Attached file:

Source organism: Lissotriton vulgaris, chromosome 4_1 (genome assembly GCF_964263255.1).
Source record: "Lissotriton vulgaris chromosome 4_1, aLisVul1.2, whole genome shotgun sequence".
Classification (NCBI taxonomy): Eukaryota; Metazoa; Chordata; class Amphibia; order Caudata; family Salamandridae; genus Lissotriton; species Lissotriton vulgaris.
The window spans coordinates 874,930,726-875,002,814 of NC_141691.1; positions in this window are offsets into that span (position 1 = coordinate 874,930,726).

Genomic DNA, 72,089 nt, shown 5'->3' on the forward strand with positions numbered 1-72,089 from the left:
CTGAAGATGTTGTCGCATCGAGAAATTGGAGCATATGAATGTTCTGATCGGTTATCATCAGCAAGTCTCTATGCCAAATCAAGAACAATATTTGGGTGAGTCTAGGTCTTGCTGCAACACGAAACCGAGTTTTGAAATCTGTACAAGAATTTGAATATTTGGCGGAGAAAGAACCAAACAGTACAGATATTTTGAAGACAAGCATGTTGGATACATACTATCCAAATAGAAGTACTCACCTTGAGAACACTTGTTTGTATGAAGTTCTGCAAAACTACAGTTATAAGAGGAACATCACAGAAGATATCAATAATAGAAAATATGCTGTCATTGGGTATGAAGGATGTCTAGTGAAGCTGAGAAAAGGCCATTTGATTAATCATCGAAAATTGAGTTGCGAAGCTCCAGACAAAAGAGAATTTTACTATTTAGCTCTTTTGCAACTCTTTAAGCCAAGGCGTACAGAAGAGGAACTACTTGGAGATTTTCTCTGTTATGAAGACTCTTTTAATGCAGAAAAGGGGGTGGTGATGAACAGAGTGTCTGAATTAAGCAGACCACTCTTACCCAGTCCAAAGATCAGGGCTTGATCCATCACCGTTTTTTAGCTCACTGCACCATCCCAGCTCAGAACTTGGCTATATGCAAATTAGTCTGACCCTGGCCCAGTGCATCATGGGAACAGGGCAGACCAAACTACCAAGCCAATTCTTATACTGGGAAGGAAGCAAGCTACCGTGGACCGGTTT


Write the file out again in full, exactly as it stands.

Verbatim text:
Source organism: Lissotriton vulgaris, chromosome 4_1 (genome assembly GCF_964263255.1).
Source record: "Lissotriton vulgaris chromosome 4_1, aLisVul1.2, whole genome shotgun sequence".
Classification (NCBI taxonomy): Eukaryota; Metazoa; Chordata; class Amphibia; order Caudata; family Salamandridae; genus Lissotriton; species Lissotriton vulgaris.
The window spans coordinates 874,930,726-875,002,814 of NC_141691.1; positions in this window are offsets into that span (position 1 = coordinate 874,930,726).

Genomic DNA, 72,089 nt, shown 5'->3' on the forward strand with positions numbered 1-72,089 from the left:
CTGAAGATGTTGTCGCATCGAGAAATTGGAGCATATGAATGTTCTGATCGGTTATCATCAGCAAGTCTCTATGCCAAATCAAGAACAATATTTGGGTGAGTCTAGGTCTTGCTGCAACACGAAACCGAGTTTTGAAATCTGTACAAGAATTTGAATATTTGGCGGAGAAAGAACCAAACAGTACAGATATTTTGAAGACAAGCATGTTGGATACATACTATCCAAATAGAAGTACTCACCTTGAGAACACTTGTTTGTATGAAGTTCTGCAAAACTACAGTTATAAGAGGAACATCACAGAAGATATCAATAATAGAAAATATGCTGTCATTGGGTATGAAGGATGTCTAGTGAAGCTGAGAAAAGGCCATTTGATTAATCATCGAAAATTGAGTTGCGAAGCTCCAGACAAAAGAGAATTTTACTATTTAGCTCTTTTGCAACTCTTTAAGCCAAGGCGTACAGAAGAGGAACTACTTGGAGATTTTCTCTGTTATGAAGACTCTTTTAATGCAGAAAAGGGGGTGGTGATGAACAGAGTGTCTGAATTAAGCAGACCACTCTTACCCAGTCCAAAGATCAGGGCTTGATCCATCACCGTTTTTTAGCTCACTGCACCATCCCAGCTCAGAACTTGGCTATATGCAAATTAGTCTGACCCTGGCCCAGTGCATCATGGGAACAGGGCAGACCAAACTACCAAGCCAATTCTTATACTGGGAAGGAAGCAAGCTACCGTGGACCGGTTT